Along these lines, Manderson and Smith-Morris argue that “Our work must encourage counterhegemonic discourses and pragmatic health solutions that address a life span, and lifelong characteristics of susceptibility, identity and constitution, rather than temporally liminal illness events” (11). What they hope to achieve in the collection is a movement away from conceptions of illness as temporally bounded — as if they have no lingering effects, somatically or socially — and towards a conception of individuals as continuing to confront the ramifications of their “chronic” and “acute” disorders. The effort of many of the contributors, following this, is to focus on conditions considered chronic and to expose how — through ethnographic attention — they are punctuated with periods of “acute” intensity: diabetes, schizophrenia, infertility, cancer, lupus, HIV/AIDS, cystic fibrosis, pediatric clubfeet and Down syndrome all receive attention. Manderson and Smith-Morris mention in their introduction the inverse, namely acute conditions that turn into chronic ones, as in the case of Dengue fever — and one might also include malaria here, as well as many other “acute” disorders that affect individuals’ lives in chronic ways. And if the intervention of Chronic Conditions is to be carried further, it requires thinking outside of those conditions that have been designated by physicians and scientists as “chronic” and “acute” and towards all of the disorders of everyday life that have become increasingly medicalized (menstruation, sleep, excretion, etc.). What the contributions to Chronic Conditions index is that modern, especially American and Western European, everyday life is now based on conceptualizing self and society through the lens of chronic, constant medical intervention — the self-surveillance integral to what David Armstrong refers to as “surveillance medicine” (Armstrong 2002). In turn, the medicalization of normal human variation leads to new spatiotemporalities and ways for individuals to conceive of themselves, their social relationships and their worlds. Whereas “acute” understandings of self and society once ruled, now “susceptibility, identity and constitution” lay the basis for subjectivity. As Manderson and Smith-Morris lay out, this necessitates critical intervention into the medical categories that constitute this foundation.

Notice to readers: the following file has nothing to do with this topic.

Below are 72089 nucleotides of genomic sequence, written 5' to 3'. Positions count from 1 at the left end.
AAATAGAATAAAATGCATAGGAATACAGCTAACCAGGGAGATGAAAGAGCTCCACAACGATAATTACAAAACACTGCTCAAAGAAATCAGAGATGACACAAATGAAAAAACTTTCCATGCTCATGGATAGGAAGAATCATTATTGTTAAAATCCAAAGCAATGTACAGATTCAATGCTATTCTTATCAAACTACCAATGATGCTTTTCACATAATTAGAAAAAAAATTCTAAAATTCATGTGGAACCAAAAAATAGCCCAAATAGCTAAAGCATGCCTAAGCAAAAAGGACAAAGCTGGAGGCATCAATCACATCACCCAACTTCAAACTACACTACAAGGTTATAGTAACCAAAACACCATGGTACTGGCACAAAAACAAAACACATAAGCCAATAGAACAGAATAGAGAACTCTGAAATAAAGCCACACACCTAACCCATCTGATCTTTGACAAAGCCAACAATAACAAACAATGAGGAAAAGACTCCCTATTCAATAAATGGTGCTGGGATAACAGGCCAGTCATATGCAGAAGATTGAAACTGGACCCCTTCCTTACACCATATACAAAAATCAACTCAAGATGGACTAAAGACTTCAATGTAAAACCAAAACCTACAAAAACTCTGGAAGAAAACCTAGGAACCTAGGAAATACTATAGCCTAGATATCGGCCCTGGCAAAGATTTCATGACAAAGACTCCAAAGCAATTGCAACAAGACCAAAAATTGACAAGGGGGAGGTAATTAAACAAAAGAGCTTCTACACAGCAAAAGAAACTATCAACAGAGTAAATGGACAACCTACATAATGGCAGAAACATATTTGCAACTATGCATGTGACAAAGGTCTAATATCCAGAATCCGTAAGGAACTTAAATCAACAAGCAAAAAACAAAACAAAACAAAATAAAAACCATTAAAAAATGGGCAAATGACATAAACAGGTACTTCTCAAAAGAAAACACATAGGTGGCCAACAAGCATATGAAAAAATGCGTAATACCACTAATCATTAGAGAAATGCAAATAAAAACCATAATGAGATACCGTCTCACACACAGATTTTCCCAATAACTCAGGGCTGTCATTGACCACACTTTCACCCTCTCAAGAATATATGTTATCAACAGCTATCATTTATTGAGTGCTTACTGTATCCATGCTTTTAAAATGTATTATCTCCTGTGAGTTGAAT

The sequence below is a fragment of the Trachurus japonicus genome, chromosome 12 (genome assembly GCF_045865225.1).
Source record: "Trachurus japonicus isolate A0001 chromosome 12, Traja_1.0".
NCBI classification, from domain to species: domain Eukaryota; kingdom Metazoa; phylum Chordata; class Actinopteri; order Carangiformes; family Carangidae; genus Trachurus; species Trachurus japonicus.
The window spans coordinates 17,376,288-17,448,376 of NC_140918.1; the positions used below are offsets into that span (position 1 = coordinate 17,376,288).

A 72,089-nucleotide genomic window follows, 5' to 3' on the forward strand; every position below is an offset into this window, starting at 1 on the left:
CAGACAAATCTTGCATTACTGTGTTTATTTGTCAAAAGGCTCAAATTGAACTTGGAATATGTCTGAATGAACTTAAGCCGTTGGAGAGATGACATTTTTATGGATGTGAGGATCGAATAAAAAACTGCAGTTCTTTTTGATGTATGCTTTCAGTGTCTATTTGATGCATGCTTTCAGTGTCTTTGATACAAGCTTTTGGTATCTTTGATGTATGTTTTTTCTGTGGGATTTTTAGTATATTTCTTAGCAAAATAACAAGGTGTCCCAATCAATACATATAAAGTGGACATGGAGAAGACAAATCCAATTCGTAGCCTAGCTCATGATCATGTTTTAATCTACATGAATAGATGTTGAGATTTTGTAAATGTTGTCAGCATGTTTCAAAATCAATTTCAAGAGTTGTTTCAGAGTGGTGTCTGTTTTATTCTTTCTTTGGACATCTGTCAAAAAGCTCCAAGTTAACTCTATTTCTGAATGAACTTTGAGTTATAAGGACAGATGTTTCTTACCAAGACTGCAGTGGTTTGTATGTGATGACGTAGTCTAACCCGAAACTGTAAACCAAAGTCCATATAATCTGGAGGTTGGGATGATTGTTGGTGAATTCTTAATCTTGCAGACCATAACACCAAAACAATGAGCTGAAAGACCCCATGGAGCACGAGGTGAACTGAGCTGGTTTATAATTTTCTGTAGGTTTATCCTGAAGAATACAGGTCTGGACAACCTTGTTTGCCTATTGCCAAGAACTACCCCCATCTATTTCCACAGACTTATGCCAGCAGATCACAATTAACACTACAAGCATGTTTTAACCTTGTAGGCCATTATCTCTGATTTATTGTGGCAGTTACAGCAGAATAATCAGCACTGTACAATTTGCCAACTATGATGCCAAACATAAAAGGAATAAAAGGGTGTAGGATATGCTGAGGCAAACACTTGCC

Manderson and Smith-Morris suggest that “New models are needed — based perhaps on a continuum or notion of continuity “(18), and it is here that anthropology might make its most sustained intervention into these categories of “chronic” and “acute,” drawing upon ethnologic studies of temporality and society. One of the challenges that Chronic Conditions makes clear is that anthropology needs to move beyond descriptions of alternative experiences of time, and towards developing theories of temporality that accord with the worlds of individuals and societies. This requires confronting extra-anthropological studies of time, as well as casting a wide net within anthropology for support in this reconceptualizing project. For many of the authors in Chronic Conditions, the work of Gay Becker (1998) looms large (the book is the result of a conference panel in Becker’s honor), but there is less rigorous engagement with other anthropologists of time — Carol Greenhouse (1996), Nancy Munn (1996), Johannes Fabian (1983), Alfred Gell (2001), and Janet Hoskins (1997). Further afield, but still necessary for a rethinking of hegemonic conceptions of time, the historical and sociological work of Evitar Zerubavel (1985 ), Henri Lefebvre (2002 ), Mark J. Smith (1997) and Dorothy Smith (1987) may prove useful in this effort. And it is also worth thinking more ontologically about time, and considering the work of philosophers Michel Serres (1995 ), Henri Bergson (1991 ), Elizabeth Grosz (2004), Bernard Stiegler (1994) and Gilles Deleuze (1994 ); other ontologies will necessarily require new ethnographic modalities, and may be the most profound way to overturn contemporary models of “chronic” and “acute” disorder.